The ESPHome powered multisensor

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Diving into the world of ESPHome? One of your first missions should be to construct your very own multisensor. It's not as daunting as it sounds, trust me. The sensors are as cheap as chips, the wiring is far from brain surgery, and it's a perfect opportunity to dip your toes into the world of custom firmware creation for an ESP8266 or ESP32. And if it all feels a bit like learning to speak Martian, don't worry—there are plenty of projects out there, like the one by WhoTheHeck, ready to give you a hand.

The ESPHome multisensor that measures temperature, detects movement, and knows how bright it is in a room.
A multisensor built with ESPHome and featuring an LED, ambient light sensor, and passive infrared motion sensor.

The nifty abilities of the ESPHome multisensor

Multisensors whipped up with ESPHome are an impressive bunch. They can measure just about anything you fancy. Generally, you'll be keen to keep tabs on temperature, humidity, and possibly air quality or brightness. Realistically, those are the main stars of the smart home show. But there's a whole host of ESPHome-supported sensors out there that can do some pretty cool stuff, like detecting incoming thunderstorms, responding to gestures, or even measuring the field strength of magnets.

The ESPHome multisensor we're focusing on here is a bit of a Jack of all trades. It measures temperature, humidity, air quality, brightness, and even has a sixth sense for movement. Plus, it comes with an RGB LED that lights up to indicate air quality whenever it spots movement. If you want to get a bit more adventurous, this project is designed to be expanded with external sensors that can be attached using 3-pin JST connectors.

Required components for this project

This project leverages a handful of sensors that are as common as muck—you can easily find them on a shoestring budget on any online marketplace. It's been crafted to snugly fit a standard 70×50 mm prototype PCB, but for those who fancy the idea of a custom PCB, the creator has been kind enough to provide the PCB files. Trust me, this route is a doddle when it comes to soldering.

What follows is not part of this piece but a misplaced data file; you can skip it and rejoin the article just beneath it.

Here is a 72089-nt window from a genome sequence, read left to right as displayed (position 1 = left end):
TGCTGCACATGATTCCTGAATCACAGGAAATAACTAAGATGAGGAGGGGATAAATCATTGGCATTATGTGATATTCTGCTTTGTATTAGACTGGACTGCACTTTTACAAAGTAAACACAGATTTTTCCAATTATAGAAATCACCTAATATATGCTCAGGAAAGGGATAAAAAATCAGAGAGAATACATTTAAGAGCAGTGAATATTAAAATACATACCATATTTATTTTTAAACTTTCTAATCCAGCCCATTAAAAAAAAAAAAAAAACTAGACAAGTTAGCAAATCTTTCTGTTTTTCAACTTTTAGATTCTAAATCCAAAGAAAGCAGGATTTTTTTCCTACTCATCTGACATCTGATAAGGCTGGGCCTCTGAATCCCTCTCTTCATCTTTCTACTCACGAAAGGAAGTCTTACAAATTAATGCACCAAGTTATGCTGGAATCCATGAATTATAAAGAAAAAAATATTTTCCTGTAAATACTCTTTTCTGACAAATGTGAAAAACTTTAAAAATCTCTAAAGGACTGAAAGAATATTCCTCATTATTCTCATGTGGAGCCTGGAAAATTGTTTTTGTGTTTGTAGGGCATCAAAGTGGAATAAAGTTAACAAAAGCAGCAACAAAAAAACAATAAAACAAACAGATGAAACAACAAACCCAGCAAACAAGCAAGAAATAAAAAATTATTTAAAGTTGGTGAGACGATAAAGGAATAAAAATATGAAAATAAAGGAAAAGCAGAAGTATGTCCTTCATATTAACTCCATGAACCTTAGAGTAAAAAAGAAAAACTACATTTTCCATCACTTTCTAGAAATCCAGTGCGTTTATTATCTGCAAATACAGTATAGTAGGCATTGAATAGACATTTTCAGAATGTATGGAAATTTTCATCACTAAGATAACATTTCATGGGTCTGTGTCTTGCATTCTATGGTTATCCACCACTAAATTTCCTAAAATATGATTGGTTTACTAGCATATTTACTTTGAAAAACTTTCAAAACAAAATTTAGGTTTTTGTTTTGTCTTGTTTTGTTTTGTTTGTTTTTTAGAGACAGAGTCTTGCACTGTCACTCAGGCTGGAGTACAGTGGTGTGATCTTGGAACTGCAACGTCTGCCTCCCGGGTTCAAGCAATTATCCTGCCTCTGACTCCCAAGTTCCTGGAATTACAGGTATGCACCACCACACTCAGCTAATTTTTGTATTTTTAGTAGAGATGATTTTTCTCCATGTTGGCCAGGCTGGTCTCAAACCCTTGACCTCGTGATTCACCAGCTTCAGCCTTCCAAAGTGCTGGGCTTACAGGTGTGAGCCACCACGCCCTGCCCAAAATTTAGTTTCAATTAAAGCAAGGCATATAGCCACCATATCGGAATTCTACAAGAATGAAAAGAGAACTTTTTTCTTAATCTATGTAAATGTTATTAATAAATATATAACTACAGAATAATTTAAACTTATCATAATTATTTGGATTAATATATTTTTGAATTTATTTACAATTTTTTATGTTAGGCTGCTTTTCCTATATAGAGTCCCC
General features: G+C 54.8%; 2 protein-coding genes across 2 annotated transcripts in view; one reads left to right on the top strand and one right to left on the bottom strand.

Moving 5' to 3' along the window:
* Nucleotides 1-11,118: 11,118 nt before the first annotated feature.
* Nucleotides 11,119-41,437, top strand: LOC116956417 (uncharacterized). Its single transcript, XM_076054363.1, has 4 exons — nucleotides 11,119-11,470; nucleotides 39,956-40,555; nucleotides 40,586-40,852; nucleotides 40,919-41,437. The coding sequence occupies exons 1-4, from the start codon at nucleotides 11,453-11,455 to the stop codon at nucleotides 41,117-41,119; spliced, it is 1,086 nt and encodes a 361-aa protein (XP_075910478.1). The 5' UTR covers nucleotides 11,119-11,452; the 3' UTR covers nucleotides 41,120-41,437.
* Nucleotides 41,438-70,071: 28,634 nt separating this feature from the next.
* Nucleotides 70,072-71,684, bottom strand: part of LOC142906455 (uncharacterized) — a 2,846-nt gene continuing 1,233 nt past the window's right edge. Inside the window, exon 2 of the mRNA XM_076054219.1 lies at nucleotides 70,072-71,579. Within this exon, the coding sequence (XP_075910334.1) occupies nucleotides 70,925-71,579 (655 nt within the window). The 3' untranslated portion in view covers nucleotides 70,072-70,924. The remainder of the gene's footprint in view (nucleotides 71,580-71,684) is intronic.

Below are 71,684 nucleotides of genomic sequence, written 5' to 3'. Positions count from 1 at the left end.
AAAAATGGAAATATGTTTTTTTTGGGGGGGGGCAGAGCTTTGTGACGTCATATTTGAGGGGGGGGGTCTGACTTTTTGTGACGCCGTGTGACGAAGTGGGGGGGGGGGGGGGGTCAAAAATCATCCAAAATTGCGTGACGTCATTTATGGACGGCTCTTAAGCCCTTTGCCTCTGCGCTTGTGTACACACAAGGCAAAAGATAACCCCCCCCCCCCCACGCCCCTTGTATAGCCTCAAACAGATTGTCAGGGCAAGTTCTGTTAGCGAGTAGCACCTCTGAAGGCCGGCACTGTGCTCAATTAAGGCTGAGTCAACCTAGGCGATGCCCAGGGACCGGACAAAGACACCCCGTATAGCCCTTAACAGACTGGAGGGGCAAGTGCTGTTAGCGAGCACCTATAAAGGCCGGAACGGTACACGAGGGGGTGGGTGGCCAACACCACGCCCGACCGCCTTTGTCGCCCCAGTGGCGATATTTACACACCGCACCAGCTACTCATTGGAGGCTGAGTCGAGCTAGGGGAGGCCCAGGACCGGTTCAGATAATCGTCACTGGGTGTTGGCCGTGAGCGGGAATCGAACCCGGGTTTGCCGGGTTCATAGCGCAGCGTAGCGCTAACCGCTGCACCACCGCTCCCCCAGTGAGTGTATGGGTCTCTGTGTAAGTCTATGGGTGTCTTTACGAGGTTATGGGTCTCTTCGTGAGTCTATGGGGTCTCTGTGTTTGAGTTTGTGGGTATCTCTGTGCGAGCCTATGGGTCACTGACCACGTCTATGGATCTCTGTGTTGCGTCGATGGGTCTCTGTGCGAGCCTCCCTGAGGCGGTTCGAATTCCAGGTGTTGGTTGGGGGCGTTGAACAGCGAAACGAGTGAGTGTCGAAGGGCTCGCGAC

At the heart of this project is an ESP8266. You could, of course, swap the ESP8266 for an ESP32 if you wanted features such as Bluetooth tracking. But if the ESP8266 has everything you need, there is no reason to go with the more expensive option. If you do choose to go with an ESP8266 and want to use the PCB files provided by the creator, make sure you don’t purchase a mini-board. The PCB is designed to be used with a full-length ESP8266 (such as the one linked below).

SHT31: Measuring temperature and humidity

The SHT31 is a top-notch temperature and humidity sensor, boasting an impressive ±2% relative humidity and ±0.3 °C accuracy for most purposes. While it didn't make my list of suggested temperature and humidity sensors, it's a cracking choice, albeit not as widely used in DIY projects as the BME280.

Thanks to its factory calibration, the SHT31 is a fine choice if you'd rather not faff around trying to get the correct output. It's happy with voltages anywhere from 2.4V-5.5V, making it a perfect fit for an ESP8266 or ESP32.

CCS811: Monitoring air quality

The CCS811 is a VOC and eCO2 sensor, designed to keep an eye on air quality. It uses a gas sensor capable of detecting a wide range of Volatile Organic Compounds (VOCs), making it ideal for indoor air quality monitoring. Setting up this sensor is a bit more of a palaver compared to the others, as you'll need to establish a baseline to get accurate readings.

BH1750: Detecting ambient light

The BH1750 is a simple ambient light sensor that lets you know how bright a room currently is. This data can then be used to decide whether lights should be turned on when movement is detected.

The BH1750 offers 16-bit light measurements in lux, the standard unit for measuring light. The sensor itself is hardly bigger than a grain of rice, though the breakout board I suggest comes with all the necessary components for this ESPHome project. It has a voltage regulator and level shifting circuitry onboard, making it compatible with both 3.3V and 5V devices, sans modification.

AM312: Sensing Motion

The AM312 is a bargain-basement passive infrared motion (PIR) sensor commonly found on the market. It's configured as a binary_sensor in ESPHome, not through a direct integration. This binary sensor flips to on when it detects movement and flips back to off when it detects none.